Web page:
Hipster Pirate Recipe

This is how I make the drink known as the Hipster Pirate. Tybee Island, GA was frequented by pirates once upon a time (not this kind); an expensive and overly ethics-concerned coffee drink like a vegan mocha was considered just a bit of hipster ridiculousness by a lot of locals when I moved there. Therefore the signature drink at my Tybee cafe was named the Hipster Pirate. Also because hipsters like good coffee drinks and pirates like rum. :)


  • Splash of rum
  • Shot of espresso (or the result of your favorite alternate strong-coffee-brewing method — Aeropess, etc.)
  • Chocolate (syrup, powder, bar, your choice)
  • 6 – 13 oz. of your favorite non-dairy milk, depending on the size of your mug (regular milk works, too, but blech)

More on choosing ingredients in the instructions section.


I tend to have an ingrained belief that all alcoholic coffee drinks belong in clear glass mugs on stem bases, because I grew up for a while in a restaurant that served irish coffees, but any cup* or mug will work.

Hipster Pirate in a glass mug

I only made this with layers to show Westi.  — Photo by Peter Westwood

One thing that is cool about coffee drinks in glass mugs is that if you pour it all just right, you can see the different components of the drink as layers/stripes. Then again, you want it all mixed together before you drink it, so who cares about the pretty stripes? I much prefer swirling throughout assembly so it’s all one consistent liquid.

You can be fancy and make a ritual out of assembling this drink, or you can just bung it all together in the cup in whatever order you want. It honestly won’t make much of a difference unless you are using a harder chocolate source (broken up chocolate bar, chocolate chips, thick syrup, etc), in which case go with this fancy assembly order or something similar to give the chocolate the maximum melting time.

Put the chocolate into the mug of your choice. I have tried a few different forms and have a favorite, so here’s how I think they stack up in terms of this drink.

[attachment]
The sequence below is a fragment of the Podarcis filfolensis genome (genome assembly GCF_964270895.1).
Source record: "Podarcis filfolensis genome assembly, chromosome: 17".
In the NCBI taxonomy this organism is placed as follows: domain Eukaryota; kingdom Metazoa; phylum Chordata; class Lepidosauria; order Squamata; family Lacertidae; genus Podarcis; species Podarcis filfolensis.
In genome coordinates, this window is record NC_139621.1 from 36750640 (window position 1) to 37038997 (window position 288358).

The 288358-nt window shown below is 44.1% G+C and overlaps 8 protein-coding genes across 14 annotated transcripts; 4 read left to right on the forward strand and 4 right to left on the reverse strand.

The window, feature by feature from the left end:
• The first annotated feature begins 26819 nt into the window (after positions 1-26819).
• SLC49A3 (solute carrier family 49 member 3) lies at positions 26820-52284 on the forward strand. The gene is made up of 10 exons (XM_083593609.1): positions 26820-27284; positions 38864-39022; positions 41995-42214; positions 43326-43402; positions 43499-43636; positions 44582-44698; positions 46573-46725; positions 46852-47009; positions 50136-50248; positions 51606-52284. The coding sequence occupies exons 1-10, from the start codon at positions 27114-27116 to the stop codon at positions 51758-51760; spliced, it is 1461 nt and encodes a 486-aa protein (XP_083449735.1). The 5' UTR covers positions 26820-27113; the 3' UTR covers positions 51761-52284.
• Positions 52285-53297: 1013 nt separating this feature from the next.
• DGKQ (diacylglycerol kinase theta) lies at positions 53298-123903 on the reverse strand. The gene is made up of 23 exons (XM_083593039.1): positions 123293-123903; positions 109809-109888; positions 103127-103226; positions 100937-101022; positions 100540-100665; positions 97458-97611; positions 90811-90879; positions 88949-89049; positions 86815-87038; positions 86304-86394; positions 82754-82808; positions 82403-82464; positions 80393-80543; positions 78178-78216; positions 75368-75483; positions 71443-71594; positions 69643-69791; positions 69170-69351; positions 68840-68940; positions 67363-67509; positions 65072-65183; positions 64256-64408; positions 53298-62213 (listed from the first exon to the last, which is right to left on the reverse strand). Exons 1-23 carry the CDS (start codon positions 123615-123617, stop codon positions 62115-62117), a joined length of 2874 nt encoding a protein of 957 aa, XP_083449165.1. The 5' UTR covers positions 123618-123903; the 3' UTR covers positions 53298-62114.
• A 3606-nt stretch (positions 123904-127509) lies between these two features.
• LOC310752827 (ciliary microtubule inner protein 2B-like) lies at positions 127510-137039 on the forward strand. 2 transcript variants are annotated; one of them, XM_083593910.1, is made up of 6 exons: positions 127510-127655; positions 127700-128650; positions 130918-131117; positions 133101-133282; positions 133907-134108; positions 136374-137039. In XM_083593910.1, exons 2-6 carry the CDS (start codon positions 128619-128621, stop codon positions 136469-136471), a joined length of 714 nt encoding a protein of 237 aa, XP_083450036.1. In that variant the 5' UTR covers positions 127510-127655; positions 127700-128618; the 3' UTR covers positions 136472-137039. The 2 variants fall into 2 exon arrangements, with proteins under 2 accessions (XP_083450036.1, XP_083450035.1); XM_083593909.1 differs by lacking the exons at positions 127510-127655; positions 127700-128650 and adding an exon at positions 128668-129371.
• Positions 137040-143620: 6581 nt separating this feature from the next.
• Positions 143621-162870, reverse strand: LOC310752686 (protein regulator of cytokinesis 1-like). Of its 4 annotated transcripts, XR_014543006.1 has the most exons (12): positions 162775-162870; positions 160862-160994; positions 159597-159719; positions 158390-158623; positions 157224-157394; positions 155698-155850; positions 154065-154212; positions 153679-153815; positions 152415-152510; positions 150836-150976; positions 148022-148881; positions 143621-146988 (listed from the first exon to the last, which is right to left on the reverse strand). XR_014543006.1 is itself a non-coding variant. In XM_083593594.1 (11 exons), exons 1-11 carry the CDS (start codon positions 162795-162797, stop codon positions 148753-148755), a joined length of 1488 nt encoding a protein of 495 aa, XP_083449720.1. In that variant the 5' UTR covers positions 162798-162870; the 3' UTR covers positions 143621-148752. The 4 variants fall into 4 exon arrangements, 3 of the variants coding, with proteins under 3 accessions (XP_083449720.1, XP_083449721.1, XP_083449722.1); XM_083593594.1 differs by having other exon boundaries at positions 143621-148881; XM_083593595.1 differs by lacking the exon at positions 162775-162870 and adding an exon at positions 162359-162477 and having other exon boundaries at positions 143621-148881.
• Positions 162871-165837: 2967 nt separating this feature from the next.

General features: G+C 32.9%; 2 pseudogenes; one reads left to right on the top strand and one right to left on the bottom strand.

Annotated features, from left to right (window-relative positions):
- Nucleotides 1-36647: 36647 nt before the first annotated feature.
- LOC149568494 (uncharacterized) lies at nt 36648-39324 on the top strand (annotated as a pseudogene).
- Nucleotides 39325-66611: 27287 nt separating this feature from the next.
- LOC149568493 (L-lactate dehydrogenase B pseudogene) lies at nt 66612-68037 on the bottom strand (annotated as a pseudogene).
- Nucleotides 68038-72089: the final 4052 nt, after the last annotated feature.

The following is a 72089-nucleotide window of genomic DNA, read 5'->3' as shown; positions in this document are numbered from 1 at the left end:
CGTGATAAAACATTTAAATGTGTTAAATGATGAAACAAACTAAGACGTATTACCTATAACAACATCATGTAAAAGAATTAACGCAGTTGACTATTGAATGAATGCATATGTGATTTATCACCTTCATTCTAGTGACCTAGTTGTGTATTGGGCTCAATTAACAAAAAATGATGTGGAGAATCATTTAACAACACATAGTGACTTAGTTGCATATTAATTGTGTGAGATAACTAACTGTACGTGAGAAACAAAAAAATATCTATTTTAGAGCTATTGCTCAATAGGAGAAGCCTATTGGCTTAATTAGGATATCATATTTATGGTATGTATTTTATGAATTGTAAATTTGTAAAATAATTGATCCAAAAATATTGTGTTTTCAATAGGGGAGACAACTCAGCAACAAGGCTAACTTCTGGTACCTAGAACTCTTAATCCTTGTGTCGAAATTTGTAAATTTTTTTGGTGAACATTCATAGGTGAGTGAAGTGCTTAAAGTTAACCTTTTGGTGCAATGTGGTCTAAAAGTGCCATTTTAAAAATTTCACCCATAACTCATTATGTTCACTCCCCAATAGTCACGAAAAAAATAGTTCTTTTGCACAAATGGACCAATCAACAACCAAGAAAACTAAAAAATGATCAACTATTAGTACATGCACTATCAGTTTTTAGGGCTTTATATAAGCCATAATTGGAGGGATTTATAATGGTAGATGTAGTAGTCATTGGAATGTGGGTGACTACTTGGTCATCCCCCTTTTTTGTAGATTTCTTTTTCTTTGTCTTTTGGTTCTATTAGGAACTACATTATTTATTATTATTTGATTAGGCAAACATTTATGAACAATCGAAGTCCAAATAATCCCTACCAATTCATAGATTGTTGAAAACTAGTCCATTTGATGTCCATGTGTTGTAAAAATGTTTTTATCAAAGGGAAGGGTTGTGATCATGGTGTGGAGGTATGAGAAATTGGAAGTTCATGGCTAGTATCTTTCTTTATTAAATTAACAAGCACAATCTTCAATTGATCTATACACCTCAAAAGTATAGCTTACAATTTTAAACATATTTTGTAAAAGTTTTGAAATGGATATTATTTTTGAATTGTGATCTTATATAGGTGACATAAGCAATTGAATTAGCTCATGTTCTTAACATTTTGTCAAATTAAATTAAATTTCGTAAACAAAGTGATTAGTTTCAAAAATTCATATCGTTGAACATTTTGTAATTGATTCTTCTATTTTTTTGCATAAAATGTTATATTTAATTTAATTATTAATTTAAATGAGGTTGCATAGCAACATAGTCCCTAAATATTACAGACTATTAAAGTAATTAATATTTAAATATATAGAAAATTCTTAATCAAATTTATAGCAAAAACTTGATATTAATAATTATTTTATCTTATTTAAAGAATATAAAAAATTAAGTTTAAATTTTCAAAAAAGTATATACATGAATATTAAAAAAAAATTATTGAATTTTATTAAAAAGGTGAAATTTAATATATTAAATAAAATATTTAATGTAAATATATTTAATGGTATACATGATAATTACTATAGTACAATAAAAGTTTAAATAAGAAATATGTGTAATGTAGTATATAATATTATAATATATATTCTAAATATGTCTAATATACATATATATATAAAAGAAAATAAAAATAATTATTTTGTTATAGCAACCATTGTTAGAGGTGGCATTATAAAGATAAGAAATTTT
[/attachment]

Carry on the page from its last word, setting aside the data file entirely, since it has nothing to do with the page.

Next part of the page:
• Chopped up bar chocolate. This certainly looks cool. If you chop it pretty fine, it will melt relatively quickly if you stir quickly once the espresso is added, but you’ll probably have some little unmelted nibs at the end. I like this method more in theory and aesthetically than in practice. If using this method, I like to go with a high-quality dark chocolate that has a low sugar content, but whatever floats your boat will work just fine, as long as it is actual chocolate — if what you have is really a chocolate-flavored bark of hydrogenated oils, it will be super gross.
  • A chunk of a chocolate bar. I reserve this method for when I am desperately craving that sweet mocha goodness but I’ve gone to Coava and they will do a latte but not a mocha. Then I buy one of their small bars of some artisan-or-other chocolate and drop it into a latte and attempt the same stir-to-melt action that I use with chopped chocolate. It’s better than nothing, but it does not melt anywhere near enough to be satisfying, unless you like the idea of a wet chocolate bar bite at the end, analogous to eating the fruit after you’ve drained a glass of sangria.
  • Powdered drinking chocolate (like the ones from Theo Chocolates). Works okay, but you need to make sure you get the powder absorbed in the stirring with espresso or you’ll wind up with little powdered dots floating to the top after you add your milk-style liquid, making your fancy drink look like it came from a packet of swiss miss.
  • Chocolate syrup from the store. Works well, but try to be sure to get one that is made with straight up cocoa and sugar, no oils, or you might get an oily sheen/droplets on the surface of your drink, also unappealing.
  • Homemade chocolate syrup. 1:1 ratio of sugar and water to make a simple syrup over moderate heat, add cocoa powder while heating to suit your level of intensity. Keeps well for a really long time in the fridge. Gold standard in terms of meltability, cost, no unappealing visuals on top of drink or in cup afterward. Make a batch in advance sometime and bottle it up for use whenever.

Grind the coffee beans. Two elements inherent in this instruction: the bean and the grind.